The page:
For the past two decades California has been tough political terrain for Republicans, in part because the state’s growing Latino population overwhelmingly supports Democrats.
On the Central Coast, Republican Congressional candidate Abel Maldonado is hoping his Mexican heritage will help bridge that divide by appealing to Latinos and independent voters. Maldonado, a former lieutenant governor, is the kind of candidate the Republican Party covets these days.
“My father and mother came to this country with nothing,” Maldonado says.
He’s the oldest son of migrant workers — Maldonado’s father came from Mexico in 1965 as a guest worker, eventually starting his own farm and growing it into a family business.
“So just imagine me sitting next to my mother picking strawberries in the fields and becoming California’s 47th lieutentant governor,” the boyish 45-year-old says.
Maldonado lost his bid to remain Lieutenant Governor in an election against Gavin Newsom. But now he’s running in the 24th Congressional District against incumbent Democrat Lois Capps. The newly drawn seat is much more competitive than it was before redistricting. It would seem tailor-made for a moderate Republican businessman like Maldonado.
But the “R” next to his name on the ballot could be a big liability, especially with Latinos, who make up nearly one in five voters in the district. “The Republican Party has not done a good job of communicating with the fastest growing population in America, which happens to be Hispanics,” Maldonado says. “You’re just committing political suicide. It’s just what it is.”
Maldonado’s home town of Santa Maria is 70 percent Latino. At the Center for Employment Training (CET) there, Jessie Chavarria teaches computer skills to a full classroom. Most of the students are immigrants or children of immigrants. And Chavarria says many are simply disengaged from politics.
“Because they don’t see the election and the issues being about them,” Chavarria says. “They think it’s about something else, something that doesn’t really affect them.” But, Chavarria says, the election is all about them — and their future.
“You know they need jobs,” Chavarria notes. “They need jobs to take care of themselves, take care of their families. To Improve their lot in life. Without that, what do they have?”
Chavarria sees it as a vicious cycle — young Latinos think politicians don’t speak to or care about them. So many of them don’t vote — and are consequently ignored.
Down the hall, Jennifer Moran is training her students for jobs in medical fields. Moran keeps voter registration applications in her classroom — and encourages students to use them.
“We complain a lot throughout the terms that we didn’t get this, we didn’t get that,” Moran says. “Did ya vote? ‘No.’ How can you expect to get change if you’re not putting your change into it? You put one grain of salt and that’s all you have, just a grain. Put a bunch of them and you have enough to start cooking, to start getting the pot stirred.”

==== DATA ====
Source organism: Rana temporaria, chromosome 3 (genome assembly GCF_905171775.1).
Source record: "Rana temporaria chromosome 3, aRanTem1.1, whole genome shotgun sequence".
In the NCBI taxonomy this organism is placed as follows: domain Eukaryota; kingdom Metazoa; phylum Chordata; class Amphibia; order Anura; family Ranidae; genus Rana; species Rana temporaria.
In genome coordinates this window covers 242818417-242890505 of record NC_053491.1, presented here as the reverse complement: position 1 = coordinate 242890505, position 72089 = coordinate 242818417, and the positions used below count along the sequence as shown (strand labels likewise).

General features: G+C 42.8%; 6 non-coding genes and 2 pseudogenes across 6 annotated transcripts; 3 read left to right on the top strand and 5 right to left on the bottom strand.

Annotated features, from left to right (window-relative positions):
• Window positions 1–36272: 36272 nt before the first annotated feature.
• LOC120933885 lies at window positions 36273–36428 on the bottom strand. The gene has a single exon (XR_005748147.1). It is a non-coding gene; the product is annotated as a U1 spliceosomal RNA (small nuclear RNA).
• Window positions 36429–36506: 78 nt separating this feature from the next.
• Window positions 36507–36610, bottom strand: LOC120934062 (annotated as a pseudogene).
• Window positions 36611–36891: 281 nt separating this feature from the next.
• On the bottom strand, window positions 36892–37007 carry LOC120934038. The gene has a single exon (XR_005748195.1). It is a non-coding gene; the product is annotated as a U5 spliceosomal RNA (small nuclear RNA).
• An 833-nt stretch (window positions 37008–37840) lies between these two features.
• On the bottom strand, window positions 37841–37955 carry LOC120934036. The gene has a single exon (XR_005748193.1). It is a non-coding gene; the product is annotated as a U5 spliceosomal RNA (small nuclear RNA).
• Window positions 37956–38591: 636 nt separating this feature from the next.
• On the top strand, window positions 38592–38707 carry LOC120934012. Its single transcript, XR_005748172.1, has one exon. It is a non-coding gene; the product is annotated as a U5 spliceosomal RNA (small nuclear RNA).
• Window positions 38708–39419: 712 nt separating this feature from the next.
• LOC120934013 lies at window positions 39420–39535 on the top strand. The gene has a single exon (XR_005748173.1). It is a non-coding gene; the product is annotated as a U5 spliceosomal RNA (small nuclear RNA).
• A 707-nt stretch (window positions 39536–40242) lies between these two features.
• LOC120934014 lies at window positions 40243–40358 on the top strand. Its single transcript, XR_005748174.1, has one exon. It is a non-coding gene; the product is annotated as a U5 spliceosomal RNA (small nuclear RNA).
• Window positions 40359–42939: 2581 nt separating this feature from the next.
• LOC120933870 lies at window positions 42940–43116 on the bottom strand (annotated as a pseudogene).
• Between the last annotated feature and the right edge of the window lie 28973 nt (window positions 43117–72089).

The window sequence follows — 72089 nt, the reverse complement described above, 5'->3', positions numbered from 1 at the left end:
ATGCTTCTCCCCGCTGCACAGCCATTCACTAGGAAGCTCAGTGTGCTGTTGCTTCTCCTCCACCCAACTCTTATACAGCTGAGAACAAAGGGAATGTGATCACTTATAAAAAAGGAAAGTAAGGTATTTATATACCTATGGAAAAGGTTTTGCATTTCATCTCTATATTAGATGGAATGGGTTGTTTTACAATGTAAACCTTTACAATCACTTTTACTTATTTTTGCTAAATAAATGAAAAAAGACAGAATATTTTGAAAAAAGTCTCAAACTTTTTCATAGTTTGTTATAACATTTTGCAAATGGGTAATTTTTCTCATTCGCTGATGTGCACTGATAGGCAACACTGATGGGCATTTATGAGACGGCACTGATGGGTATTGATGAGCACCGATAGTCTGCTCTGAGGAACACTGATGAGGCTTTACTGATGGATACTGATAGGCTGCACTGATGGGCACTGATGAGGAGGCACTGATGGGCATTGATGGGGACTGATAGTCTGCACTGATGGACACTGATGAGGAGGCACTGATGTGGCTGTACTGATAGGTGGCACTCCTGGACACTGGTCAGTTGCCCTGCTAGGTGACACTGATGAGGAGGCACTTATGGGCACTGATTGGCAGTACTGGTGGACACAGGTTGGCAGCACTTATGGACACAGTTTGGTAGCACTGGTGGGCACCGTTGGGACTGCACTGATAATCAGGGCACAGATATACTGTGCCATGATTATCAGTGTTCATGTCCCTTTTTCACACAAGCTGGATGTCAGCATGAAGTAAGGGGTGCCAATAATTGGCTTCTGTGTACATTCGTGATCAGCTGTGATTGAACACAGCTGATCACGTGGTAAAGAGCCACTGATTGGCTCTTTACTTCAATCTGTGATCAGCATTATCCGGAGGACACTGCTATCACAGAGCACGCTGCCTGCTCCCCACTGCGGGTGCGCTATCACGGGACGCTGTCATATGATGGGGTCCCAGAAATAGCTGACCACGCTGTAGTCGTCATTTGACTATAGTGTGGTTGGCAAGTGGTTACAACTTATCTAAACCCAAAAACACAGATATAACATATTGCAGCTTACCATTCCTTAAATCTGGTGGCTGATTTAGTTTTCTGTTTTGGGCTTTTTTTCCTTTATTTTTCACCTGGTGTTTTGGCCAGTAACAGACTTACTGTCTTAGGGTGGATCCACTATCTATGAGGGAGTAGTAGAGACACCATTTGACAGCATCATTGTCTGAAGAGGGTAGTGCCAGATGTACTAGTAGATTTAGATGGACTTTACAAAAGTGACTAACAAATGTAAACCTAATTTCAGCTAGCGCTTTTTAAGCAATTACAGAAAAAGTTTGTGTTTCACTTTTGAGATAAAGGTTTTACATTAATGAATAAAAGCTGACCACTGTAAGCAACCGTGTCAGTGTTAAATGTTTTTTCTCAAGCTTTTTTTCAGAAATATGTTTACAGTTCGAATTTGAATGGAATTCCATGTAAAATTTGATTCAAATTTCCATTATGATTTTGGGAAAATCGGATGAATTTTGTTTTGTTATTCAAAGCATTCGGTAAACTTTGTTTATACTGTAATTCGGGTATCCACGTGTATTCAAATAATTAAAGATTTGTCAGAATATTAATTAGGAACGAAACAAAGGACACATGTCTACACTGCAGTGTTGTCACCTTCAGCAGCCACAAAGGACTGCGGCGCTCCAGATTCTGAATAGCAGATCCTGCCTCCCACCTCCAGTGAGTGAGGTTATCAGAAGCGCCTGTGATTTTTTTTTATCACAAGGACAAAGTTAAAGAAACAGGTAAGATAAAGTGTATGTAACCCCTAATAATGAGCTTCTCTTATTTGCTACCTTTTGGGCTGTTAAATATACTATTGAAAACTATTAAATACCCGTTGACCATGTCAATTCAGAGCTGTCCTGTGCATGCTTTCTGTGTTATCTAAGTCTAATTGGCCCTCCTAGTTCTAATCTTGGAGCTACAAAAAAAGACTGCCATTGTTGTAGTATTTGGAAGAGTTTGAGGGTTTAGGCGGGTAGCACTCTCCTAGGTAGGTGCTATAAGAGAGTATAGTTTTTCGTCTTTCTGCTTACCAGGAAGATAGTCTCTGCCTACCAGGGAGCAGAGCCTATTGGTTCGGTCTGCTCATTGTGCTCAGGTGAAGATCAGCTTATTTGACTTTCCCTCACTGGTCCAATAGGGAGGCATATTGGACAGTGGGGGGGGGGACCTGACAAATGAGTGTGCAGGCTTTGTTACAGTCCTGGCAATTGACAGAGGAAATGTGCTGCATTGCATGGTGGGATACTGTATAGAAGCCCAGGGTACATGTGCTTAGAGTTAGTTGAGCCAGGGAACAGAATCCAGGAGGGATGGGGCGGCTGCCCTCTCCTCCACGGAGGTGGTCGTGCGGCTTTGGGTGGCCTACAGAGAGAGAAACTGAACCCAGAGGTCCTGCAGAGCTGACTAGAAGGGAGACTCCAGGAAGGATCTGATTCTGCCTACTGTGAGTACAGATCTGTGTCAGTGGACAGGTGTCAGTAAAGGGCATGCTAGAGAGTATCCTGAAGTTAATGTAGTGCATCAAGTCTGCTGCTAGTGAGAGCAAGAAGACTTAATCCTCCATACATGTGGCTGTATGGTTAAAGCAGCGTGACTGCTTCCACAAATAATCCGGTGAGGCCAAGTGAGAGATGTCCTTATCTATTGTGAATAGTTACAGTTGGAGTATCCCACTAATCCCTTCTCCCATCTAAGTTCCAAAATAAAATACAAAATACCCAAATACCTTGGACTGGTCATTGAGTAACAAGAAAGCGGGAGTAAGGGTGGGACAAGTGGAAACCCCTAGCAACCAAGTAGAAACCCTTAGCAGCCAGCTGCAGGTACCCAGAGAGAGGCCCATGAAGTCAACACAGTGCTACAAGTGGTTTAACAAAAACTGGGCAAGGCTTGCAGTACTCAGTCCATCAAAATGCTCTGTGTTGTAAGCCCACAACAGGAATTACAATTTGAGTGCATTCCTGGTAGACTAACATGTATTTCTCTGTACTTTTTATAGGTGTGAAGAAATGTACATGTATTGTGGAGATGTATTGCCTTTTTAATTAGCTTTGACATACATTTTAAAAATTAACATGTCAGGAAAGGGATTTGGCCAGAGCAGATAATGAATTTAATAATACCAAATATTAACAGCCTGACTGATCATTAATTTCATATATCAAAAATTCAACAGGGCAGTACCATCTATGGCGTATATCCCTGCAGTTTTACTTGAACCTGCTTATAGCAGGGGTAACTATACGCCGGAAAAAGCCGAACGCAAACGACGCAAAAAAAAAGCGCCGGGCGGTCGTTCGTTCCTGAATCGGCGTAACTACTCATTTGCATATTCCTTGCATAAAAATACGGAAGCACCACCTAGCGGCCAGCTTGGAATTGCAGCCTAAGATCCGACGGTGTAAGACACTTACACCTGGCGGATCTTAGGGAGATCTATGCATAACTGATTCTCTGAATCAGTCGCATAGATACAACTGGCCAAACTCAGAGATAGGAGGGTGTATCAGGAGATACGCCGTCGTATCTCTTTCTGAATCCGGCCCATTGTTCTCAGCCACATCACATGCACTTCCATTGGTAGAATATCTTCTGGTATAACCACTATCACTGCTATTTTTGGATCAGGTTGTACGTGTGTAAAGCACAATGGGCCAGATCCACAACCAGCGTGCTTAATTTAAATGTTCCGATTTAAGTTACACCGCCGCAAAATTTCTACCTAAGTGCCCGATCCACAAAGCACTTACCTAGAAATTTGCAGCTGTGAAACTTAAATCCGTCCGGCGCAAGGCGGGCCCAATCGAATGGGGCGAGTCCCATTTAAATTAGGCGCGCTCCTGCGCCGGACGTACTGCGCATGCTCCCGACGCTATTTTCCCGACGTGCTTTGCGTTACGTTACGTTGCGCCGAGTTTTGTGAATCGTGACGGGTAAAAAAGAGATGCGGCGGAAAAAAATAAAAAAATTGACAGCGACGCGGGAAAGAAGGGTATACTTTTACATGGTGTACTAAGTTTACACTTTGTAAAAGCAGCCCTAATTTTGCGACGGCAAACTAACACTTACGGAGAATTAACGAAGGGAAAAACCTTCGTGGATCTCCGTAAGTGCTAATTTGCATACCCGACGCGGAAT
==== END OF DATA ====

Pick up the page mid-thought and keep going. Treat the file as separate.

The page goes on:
The director of CET is Gabriel Morales. As a young man, Morales was a Democrat, but now he’s a registered Republican. He traces his conversion back to his faith — and a time when he and others helped build some new churches in Santa Maria.
“It seemed that the people that reached out to us building those churches happened to be Republicans,” Morales remembers. “And then what happened is a lot of the churches I was involved in were Latino churches – and someway, somehow all of us became Republicans.”
Morales will vote for Mitt Romney and probably Abel Maldonado. But he seems conflicted – uncomfortable with a GOP that doesn’t always welcome minorities like him.
That hostility toward immigrants was evidenced by one shopper at the Thursday night Farmer’s Market in downtown San Luis Obispo. Evelyn Roth, a retired haircutter from Santa Maria, was quick to express her view about immigrants who she thinks ignores the melting pot.
“I think we should have only one language,” Roth says. “They should speak English. I’m tired of ‘press two and speak English’ anymore. It’s almost that bad.” But Roth is quick to point out that her criticism does not apply to congressional candidate Abel Maldonado. “He’s fine,” Roth notes, adding “he’s an American — he’s not a Latino. You’re either an illegal or an American. That’s all there is.”
Latinos might cringe at that characterization. But not all Hispanic voters here supporting Maldonado care so much about his Mexican heritage, either.
Standing behind a table at the market, Pablo Sanchez is describing the award-winning olive oils made on his Paso Robles farm. This fifth generation Mexican American says he’s leaning toward Abel Maldonado — mostly because he seems bipartisan.
“I think the government should stop their infighting,” Sanchez says. “Get rid of the Republican and Democratic and all that. And become Americans for America.”
Asked if it matters to him that Maldonado is Latino, Sanchez insists it does not. “He is of our race,” Sanchez says. “If he wins, great. I hope he does a good job for us. You know? As long as they look out for America.
But standing right next to Sanchez, his cousin Lucas Hay has a very different take on politics — and Maldonado. “More Latinos that aren’t informed about what’s going on in the debates are more likely to vote for Maldonado because of his last name,” Hay says. “And so they don’t really know exactly the issues going on.”
Hay says he favors Democrats because they seem to care more about helping those with less. He’ll be voting for the incumbent in this congressional race, Democrat Lois Capps.
Polls show the race is tight. If Maldonado ekes out a win, his candidacy could provide a roadmap back to relevance for the Republican Party in California.
Read More: Scott Shafer’s blog post — Central Coasters Hungry for Substance, Sick of Campaign Negativity